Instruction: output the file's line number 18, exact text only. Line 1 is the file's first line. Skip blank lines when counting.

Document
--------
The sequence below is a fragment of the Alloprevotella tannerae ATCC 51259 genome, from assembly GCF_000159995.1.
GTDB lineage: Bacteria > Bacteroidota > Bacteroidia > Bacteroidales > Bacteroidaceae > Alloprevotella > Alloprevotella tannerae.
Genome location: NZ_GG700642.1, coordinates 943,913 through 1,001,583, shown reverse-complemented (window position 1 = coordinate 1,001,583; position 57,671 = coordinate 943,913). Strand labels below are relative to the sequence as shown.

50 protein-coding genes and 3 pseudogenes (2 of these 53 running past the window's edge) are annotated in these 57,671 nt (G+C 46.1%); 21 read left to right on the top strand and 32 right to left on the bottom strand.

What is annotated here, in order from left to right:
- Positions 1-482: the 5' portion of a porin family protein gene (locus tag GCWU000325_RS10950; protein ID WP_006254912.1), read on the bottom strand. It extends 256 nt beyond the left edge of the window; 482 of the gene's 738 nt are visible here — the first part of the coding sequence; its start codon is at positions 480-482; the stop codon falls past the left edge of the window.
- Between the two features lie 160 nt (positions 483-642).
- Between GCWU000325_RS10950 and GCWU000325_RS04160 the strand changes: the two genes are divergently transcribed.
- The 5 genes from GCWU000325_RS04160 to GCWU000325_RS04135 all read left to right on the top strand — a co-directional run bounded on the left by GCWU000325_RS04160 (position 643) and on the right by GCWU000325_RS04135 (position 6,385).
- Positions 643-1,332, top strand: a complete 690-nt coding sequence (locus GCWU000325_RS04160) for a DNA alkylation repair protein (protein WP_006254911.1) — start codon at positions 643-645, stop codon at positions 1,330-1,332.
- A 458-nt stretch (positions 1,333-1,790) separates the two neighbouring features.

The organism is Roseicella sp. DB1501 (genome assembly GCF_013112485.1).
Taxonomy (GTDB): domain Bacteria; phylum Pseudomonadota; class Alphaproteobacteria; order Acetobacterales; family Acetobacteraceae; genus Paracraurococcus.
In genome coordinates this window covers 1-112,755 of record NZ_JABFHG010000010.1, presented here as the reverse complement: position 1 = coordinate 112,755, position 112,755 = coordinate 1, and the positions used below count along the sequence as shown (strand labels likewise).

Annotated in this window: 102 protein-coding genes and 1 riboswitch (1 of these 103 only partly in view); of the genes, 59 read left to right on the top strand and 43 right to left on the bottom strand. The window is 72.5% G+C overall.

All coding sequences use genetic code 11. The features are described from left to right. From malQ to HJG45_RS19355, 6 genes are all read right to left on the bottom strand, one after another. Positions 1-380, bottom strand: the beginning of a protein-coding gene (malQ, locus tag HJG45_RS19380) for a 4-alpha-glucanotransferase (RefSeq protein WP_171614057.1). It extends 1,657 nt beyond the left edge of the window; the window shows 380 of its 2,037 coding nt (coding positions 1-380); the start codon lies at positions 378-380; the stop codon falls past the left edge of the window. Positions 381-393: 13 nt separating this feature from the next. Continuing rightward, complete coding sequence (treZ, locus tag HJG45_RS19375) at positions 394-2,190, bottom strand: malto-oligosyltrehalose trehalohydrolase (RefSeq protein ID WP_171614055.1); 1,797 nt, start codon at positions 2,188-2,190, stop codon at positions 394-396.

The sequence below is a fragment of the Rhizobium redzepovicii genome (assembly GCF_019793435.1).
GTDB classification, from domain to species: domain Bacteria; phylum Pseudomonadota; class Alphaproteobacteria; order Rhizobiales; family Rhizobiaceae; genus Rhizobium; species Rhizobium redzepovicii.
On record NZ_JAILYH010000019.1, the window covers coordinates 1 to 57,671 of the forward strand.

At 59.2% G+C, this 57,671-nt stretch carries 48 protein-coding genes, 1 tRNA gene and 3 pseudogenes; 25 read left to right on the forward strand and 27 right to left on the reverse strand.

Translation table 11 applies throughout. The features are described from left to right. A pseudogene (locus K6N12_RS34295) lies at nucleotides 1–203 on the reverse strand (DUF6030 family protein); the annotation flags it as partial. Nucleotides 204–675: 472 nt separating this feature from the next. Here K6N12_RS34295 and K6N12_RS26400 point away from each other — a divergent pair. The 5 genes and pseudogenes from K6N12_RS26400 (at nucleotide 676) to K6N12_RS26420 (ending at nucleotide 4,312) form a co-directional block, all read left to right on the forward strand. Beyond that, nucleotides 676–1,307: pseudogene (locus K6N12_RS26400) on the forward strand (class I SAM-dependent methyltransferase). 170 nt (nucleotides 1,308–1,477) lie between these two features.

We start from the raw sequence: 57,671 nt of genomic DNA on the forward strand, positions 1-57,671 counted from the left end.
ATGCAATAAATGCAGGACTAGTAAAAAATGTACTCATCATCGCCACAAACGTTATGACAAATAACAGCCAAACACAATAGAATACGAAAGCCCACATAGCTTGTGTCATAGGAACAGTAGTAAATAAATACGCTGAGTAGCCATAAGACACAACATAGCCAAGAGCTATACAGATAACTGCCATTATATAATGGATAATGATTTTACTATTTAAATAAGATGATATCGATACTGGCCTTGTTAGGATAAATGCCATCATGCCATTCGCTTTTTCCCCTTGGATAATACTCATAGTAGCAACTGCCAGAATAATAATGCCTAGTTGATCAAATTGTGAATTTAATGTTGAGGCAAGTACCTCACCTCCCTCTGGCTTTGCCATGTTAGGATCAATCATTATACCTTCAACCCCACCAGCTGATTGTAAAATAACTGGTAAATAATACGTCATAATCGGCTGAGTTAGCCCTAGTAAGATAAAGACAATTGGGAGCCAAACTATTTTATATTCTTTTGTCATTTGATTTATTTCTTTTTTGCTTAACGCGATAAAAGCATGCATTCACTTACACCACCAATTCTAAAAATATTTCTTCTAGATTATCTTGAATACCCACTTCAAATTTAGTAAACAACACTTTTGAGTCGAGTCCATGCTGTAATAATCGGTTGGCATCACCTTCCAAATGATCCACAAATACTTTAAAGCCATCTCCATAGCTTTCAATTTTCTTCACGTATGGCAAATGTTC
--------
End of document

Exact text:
GTDB classification, from domain to species: domain Bacteria; phylum Pseudomonadota; class Alphaproteobacteria; order Rhizobiales; family Rhizobiaceae; genus Rhizobium; species Rhizobium redzepovicii.